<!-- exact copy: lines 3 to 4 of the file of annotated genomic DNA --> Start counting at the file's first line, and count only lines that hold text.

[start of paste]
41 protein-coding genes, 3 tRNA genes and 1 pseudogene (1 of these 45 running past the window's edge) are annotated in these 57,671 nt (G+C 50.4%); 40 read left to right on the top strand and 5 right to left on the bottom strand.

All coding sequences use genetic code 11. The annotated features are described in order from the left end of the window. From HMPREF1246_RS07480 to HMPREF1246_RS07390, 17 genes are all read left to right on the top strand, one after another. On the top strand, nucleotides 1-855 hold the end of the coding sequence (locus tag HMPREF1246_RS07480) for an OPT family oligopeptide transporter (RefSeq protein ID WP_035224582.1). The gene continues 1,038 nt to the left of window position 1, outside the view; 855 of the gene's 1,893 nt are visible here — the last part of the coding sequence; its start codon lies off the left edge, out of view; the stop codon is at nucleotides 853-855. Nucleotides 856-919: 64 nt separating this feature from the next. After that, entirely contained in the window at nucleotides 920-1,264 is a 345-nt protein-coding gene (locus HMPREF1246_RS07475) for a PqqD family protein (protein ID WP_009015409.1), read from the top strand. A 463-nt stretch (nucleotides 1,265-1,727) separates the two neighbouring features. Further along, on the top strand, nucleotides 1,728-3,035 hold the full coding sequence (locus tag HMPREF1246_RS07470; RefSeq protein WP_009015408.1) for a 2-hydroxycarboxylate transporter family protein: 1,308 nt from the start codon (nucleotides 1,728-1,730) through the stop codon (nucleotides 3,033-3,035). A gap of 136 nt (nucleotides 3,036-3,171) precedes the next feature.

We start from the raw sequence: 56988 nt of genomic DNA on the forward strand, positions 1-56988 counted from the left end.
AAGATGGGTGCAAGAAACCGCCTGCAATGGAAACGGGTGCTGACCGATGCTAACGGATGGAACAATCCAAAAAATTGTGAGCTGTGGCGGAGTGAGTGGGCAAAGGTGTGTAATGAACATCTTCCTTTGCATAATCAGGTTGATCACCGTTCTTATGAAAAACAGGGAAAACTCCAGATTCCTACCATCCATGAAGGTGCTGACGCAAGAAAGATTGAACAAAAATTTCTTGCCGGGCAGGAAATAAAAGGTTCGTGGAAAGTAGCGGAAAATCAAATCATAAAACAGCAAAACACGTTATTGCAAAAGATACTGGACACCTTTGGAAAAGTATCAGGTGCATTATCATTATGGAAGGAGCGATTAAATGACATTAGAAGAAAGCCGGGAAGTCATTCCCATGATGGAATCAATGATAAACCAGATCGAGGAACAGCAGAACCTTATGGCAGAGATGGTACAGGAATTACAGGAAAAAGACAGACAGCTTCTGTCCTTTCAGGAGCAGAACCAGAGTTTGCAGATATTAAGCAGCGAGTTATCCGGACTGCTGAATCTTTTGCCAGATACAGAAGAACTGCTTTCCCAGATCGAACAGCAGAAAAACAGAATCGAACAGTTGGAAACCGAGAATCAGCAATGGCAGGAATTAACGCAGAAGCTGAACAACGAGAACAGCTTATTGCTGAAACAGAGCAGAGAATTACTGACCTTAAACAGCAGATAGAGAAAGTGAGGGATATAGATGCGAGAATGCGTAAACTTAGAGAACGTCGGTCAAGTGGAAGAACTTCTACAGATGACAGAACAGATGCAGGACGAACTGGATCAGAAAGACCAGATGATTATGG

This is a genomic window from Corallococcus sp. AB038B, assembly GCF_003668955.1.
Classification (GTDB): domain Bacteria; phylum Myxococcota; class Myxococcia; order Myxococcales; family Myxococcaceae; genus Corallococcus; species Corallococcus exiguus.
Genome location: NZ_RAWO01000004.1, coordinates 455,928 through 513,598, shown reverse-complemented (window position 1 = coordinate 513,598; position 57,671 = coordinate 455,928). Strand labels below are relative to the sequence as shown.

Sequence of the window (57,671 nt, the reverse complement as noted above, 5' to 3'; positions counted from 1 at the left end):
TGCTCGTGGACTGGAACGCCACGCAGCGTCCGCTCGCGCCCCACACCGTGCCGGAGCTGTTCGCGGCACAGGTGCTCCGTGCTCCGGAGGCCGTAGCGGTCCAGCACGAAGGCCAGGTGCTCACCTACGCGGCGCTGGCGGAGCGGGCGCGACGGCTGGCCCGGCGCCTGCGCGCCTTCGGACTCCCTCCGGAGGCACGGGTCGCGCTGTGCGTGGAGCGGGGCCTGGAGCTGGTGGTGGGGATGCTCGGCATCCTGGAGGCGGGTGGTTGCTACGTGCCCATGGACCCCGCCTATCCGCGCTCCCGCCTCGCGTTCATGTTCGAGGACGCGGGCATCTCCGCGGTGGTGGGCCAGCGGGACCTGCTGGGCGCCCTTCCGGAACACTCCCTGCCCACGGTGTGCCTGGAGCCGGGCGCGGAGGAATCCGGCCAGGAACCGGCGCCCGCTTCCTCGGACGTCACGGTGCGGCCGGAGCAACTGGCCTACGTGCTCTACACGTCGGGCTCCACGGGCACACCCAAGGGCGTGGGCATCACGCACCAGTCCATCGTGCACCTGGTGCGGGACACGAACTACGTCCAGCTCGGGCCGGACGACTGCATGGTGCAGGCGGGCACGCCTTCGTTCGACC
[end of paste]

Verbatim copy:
We start from the raw sequence: 56988 nt of genomic DNA on the forward strand, positions 1-56988 counted from the left end.
AAGATGGGTGCAAGAAACCGCCTGCAATGGAAACGGGTGCTGACCGATGCTAACGGATGGAACAATCCAAAAAATTGTGAGCTGTGGCGGAGTGAGTGGGCAAAGGTGTGTAATGAACATCTTCCTTTGCATAATCAGGTTGATCACCGTTCTTATGAAAAACAGGGAAAACTCCAGATTCCTACCATCCATGAAGGTGCTGACGCAAGAAAGATTGAACAAAAATTTCTTGCCGGGCAGGAAATAAAAGGTTCGTGGAAAGTAGCGGAAAATCAAATCATAAAACAGCAAAACACGTTATTGCAAAAGATACTGGACACCTTTGGAAAAGTATCAGGTGCATTATCATTATGGAAGGAGCGATTAAATGACATTAGAAGAAAGCCGGGAAGTCATTCCCATGATGGAATCAATGATAAACCAGATCGAGGAACAGCAGAACCTTATGGCAGAGATGGTACAGGAATTACAGGAAAAAGACAGACAGCTTCTGTCCTTTCAGGAGCAGAACCAGAGTTTGCAGATATTAAGCAGCGAGTTATCCGGACTGCTGAATCTTTTGCCAGATACAGAAGAACTGCTTTCCCAGATCGAACAGCAGAAAAACAGAATCGAACAGTTGGAAACCGAGAATCAGCAATGGCAGGAATTAACGCAGAAGCTGAACAACGAGAACAGCTTATTGCTGAAACAGAGCAGAGAATTACTGACCTTAAACAGCAGATAGAGAAAGTGAGGGATATAGATGCGAGAATGCGTAAACTTAGAGAACGTCGGTCAAGTGGAAGAACTTCTACAGATGACAGAACAGATGCAGGACGAACTGGATCAGAAAGACCAGATGATTATGG